Ruth: Chapter 2

1. Who was Boaz?

Boaz was “a man of great wealth, of the family of Elimelech” (Ruth 2:1). Thus, he was suited to do the duty of a kinsman to Ruth, on behalf of her late husband. Boaz was the son of Rahab (Matthew 1:5), presumably the same Rahab who protected the Israelite spies in Jericho and was thus spared destruction (Joshua 2:1-7; 6:17, 23-25). Although Boaz was an older man (Ruth 3:10), this would place the story of Ruth very early in the period of the Judges. As the son of a Canaanite woman, Boaz may have been predisposed to show kindness toward gentiles.

2. What did Ruth ask to do?

So Ruth the Moabitess said to Naomi, ‘Please let me go to the field, and glean heads of grain after him in whose sight I may find favor’” (Ruth 2:2). In the Law of Moses, God made very careful provision for the needy, especially strangers and widows, by prohibiting landowners from reaping the entirety of their crops, so that the needy could have some (Leviticus 19:9-10; 23:22; Deuteronomy 24:19-22). Ruth simply requested Naomi’s permission to do so.

3. How did Boaz greet the reapers and how did they reply?

Now behold, Boaz came from Bethlehem, and said to the reapers, ‘The Lord be with you!’ And they answered him, ‘The Lord bless you!’” (Ruth 2:4). This was, apparently, a standard greeting (Psalm 129:5, 8). However, it demonstrates the proper attitude of a master toward his servants (Ephesians 6:9; Colossians 4:1).

4. What did Boaz inquire of the foreman and what answer did he receive?

Then Boaz said to his servant who was in charge of the reapers, ‘Whose young woman is this?’ So the servant who was in charge of the reapers answered and said, ‘It is the young Moabite woman who came back with Naomi from the country of Moab. And she said, ‘Please let me glean and gather after the reapers among the sheaves.’ So she came and has continued from morning until now, though she rested a while in the house’” (Ruth 2:5-7). Ruth had already earned a good reputation (Proverbs 22:1) for having accompanied Naomi into Judah. Here, she builds on that reputation by politely asking permission to do what the Law of Moses plainly allowed her to do (Leviticus 19:9-10; 23:22; Deuteronomy 24:19-22).

5. How did Boaz address Ruth and what did he tell her?

He addressed her as “my daughter” (Ruth 2:8), thereby indicating a significant age discrepancy between the two, yet simultaneously implying affection that a Gentile was unlikely to receive from Israelites. He instructed her not to glean elsewhere, but to remain with his people on his land (Ruth 2:8), saying that he had already ordered his men to leave her alone (Ruth 2:9). Also, she was to help herself to the water that his servants had drawn (Ruth 2:9). He was taking her under his very thorough protection, yet with respect for her dignity by allowing her to work for herself and her mother-in-law, rather than simply receive alms.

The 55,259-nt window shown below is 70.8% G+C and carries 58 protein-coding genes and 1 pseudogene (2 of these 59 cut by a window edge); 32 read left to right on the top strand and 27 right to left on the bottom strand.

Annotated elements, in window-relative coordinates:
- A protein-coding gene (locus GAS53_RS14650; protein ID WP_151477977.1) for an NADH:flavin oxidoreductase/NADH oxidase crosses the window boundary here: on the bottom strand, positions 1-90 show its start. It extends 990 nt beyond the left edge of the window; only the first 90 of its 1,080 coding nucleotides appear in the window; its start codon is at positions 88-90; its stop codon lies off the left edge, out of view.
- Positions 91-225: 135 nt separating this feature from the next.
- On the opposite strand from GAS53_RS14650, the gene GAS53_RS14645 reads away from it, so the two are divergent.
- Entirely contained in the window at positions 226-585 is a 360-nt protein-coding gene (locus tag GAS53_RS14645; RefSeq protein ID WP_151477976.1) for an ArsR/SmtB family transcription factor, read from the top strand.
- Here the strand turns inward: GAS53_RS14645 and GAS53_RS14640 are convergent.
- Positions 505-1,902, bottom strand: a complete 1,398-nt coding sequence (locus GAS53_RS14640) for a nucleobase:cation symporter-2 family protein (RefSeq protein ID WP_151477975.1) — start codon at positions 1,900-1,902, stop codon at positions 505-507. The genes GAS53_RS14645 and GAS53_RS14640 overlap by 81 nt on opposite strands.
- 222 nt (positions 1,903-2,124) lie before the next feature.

6. How did Ruth respond?

In humble gratitude, she prostrated herself before Boaz, asking him why he favored her, a foreigner (Ruth 2:10). Of course, she was probably unaware of his Gentile heritage (Matthew 1:5; Joshua 2:1-7; 6:17, 23-25).

7. What was Boaz's answer and how did he bless her?

He confirmed that her reputation preceded her (Ruth 2:11). Indeed, “A good name is to be chosen rather than great riches” (Proverbs 22:1). Then, he blessed her for seeking protection from “the Lord God of Israel” (Ruth 2:12). Notice that afterward she no longer identified herself as a “foreigner,” but as his “maidservant” (Ruth 2:13). This was a turning point for Ruth.

8. What transpired at mealtime?

Boaz personally invited Ruth to him and his workers for lunch, passing enough food to her so that she was full and had leftovers to spare (Ruth 2:14). Boaz honored Ruth (Luke 14:7-11) and continued to provide for her.

9. What did Boaz instruct his workers concerning Ruth?

He ordered them to allow her to glean “even among the sheaves” and to “let some grain fall purposely for her” and not to rebuke her at all (Ruth 2:15-16), all of which would supply her and Naomi with abundance, yet with dignity for having worked. Boaz was mindful of Ruth’s feelings as well as her material requirements. He made this provision for her without her knowing it, just as our God supplies for us beyond our knowledge (Ephesians 3:20-21).

10. Until when did she glean? What did she do with what she had gleaned?

She gleaned in the field until evening” (Ruth 2:17), having begun in the morning (Ruth 2:7). She labored all day outdoors. When she was done gleaning, she “beat out what she had gleaned,” so she wasn’t even finished yet.

11. What did Ruth bring to Naomi?

Besides the “ephah of barley” she had gleaned (Ruth 2:17-18), she also gave her mother-in-law the prepared food she kept back after eating lunch (Ruth 2:14, 18).

12. What did Naomi want to know and who did she bless?

She asked Ruth where she had worked and blessed the one who had taken notice of her (Ruth 2:19). The amount Ruth brought must have been am impressive sum to warrant this type of reaction.

13. Who did Naomi bless when Ruth answered her and what fact did she inform her daughter-in-law of?

In a sense, she blessed both Jehovah and Jehovah’s man Boaz (Ruth 2:20). She told Ruth that Boaz was a relative, which made him a potential redeemer.

14. What did Naomi think of Boaz's instructions to Ruth?

She regarded it as “good” that Ruth remain among Boaz’s people, not only because of the prosperity he provided, but also because thereby she would avoid encounters elsewhere by those less favorably inclined toward a foreigner among them (Ruth 2:22).

15. Did Ruth comply?

Yes, she did, until both barley and wheat harvest were complete (Ruth 2:23), a period of a couple months.